By Stephen Kellie & Cagla Senkardes
The transport and logistics workforce is one of the largest and most vital in the UK, with over 1 million employees. But in terms of gender split, only 20% of the workforce is female. This is less than half the average across the entire UK workforce, which sits at 47%. Even more damning is the figure for women in land transport, which is only 14%, while only 1% of truck drivers are women. Another country with different socio-political dynamics than the UK but has the largest workforce in transportation and logistics is Turkey. Checking the numbers in Turkey where the transportation and logistics is the second biggest potential industry, when it comes to the workforce, the percentage of women employees is less than 15%. Related closely with the patriarchal history and culture of the country, the transportation and logistics industry has its male dominated narrative. Very few – even less than 1% – women truck drivers are only referred by the media under interesting facts in the country.
A number of sector institutes and associations have created specific campaigns to encourage women to pursue a career in logistics and transport, as well as supporting businesses in attracting and retaining female employees. Women in Transport is a leading not-for-profit that offers training and mentoring for women already in, or looking to enter, the transport industry.
The sector also has one of the most prominent ageing workforces, particularly when it comes to drivers. The Road Haulage Association says the average age of road haulage drivers is 57. What’s more, 25% of the workforce is expected to retire in the next 10 years. This, combined with over 80,000 EU workers leaving the UK workforce, will worsen an existing driver shortage. So if you have owner driver jobs available, you need to look into new ways of attracting drivers.
In addition to filling this critical driver shortage, transport and haulage providers must do better in terms of gender equality. So why not kill two birds with one stone? Here, we discuss how you can encourage more women into the sector.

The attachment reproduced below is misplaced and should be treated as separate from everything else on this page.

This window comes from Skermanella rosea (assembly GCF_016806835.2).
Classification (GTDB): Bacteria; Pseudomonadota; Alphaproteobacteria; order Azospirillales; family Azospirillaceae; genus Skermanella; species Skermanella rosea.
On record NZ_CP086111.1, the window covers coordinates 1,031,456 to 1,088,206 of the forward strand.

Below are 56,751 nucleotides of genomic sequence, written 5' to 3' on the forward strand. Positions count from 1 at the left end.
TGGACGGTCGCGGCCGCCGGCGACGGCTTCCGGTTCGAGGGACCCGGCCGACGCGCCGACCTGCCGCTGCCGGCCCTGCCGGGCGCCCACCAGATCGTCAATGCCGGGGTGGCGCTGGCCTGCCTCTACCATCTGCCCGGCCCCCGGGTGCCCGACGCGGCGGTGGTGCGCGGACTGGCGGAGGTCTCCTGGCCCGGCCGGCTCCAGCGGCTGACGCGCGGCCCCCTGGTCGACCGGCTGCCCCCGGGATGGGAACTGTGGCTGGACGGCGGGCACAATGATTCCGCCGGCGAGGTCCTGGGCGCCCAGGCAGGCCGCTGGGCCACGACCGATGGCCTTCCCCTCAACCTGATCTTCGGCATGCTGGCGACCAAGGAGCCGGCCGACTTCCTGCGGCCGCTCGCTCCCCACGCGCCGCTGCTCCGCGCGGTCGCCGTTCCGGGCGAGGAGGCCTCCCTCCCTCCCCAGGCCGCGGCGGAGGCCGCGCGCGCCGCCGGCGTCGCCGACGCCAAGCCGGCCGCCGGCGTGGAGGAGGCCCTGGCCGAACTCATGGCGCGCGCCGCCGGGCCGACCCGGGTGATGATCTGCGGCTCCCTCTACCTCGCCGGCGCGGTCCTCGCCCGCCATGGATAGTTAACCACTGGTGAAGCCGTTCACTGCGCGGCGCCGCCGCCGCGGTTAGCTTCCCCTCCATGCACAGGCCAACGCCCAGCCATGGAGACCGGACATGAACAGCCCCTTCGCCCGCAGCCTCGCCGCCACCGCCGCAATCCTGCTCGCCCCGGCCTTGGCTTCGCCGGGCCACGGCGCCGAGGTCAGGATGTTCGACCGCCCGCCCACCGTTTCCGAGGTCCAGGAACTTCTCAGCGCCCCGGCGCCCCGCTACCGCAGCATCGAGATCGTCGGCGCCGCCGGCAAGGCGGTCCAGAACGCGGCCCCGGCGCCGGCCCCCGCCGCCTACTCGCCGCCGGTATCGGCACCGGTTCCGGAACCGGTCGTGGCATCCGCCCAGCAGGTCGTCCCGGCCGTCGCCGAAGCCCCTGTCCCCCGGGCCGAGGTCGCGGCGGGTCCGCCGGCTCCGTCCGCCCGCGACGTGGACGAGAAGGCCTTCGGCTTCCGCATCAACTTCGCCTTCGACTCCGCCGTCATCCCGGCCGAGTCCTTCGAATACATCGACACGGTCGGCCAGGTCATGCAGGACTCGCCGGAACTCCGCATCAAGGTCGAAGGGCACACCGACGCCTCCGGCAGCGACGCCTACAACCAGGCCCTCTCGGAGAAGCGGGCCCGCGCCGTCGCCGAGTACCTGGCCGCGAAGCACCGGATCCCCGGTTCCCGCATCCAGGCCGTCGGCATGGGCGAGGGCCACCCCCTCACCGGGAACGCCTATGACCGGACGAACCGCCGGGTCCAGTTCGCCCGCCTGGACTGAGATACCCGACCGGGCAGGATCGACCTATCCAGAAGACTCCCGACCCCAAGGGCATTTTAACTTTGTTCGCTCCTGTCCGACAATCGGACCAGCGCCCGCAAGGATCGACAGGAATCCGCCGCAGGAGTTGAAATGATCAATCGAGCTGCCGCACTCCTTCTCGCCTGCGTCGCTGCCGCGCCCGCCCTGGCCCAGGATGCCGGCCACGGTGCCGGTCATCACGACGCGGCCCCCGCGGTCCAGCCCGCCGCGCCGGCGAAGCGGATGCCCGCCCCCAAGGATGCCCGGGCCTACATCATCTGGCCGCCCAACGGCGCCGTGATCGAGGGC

Create an inclusive environment
School often sets the tone for an individual’s future career. Young girls and women are often actively discouraged from pursuing careers in traditionally “male” sectors, including science, technology, transport, and logistics. If young women don’t feel confident or inspired to study these subjects, they’re less likely to enter these careers and industries.
These sectors also have an image of a “boy’s club”. Not only are women underrepresented, but there’s a feeling they’re unwelcome. Knowing a workforce is 80% men is enough to put aspiring young women off, especially when an ETF report highlights a sexist culture plaguing some of these organisations.
Changing a workplace culture doesn’t happen overnight. But creating an inclusive environment is critical to reassuring women that your organisation will be a safe place for them. Promoting more women internally and ensuring women are represented at board level will also send a message that your business values female employees as much as male workers.
Promote your female role models
What better way to show aspiring women that your organisation is a good place for them to start or continue a career than to spotlight the women who are already successful in your business? You can push out content and feature these employees on your website. By making these successful women the face of your organisation, you’ll help dispel the idea that haulage and transport is a boy’s club.
This is even more powerful if you can promote women in the roles you’re looking to increase female representation in. So, if your driver workforce is majority male and you have female drivers who are keen to discuss their experiences, you can highlight their achievements.